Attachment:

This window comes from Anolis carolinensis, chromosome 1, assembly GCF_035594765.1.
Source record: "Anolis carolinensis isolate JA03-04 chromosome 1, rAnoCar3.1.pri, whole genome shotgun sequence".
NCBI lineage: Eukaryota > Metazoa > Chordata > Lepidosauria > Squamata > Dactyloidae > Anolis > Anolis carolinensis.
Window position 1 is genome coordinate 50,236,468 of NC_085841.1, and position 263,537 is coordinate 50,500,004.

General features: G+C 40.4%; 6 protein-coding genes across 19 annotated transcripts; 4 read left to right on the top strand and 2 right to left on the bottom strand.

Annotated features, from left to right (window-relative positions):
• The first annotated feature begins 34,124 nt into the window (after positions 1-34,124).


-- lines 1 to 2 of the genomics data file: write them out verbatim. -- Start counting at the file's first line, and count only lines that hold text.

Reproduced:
This window comes from Anolis carolinensis, chromosome 1, assembly GCF_035594765.1.
Source record: "Anolis carolinensis isolate JA03-04 chromosome 1, rAnoCar3.1.pri, whole genome shotgun sequence".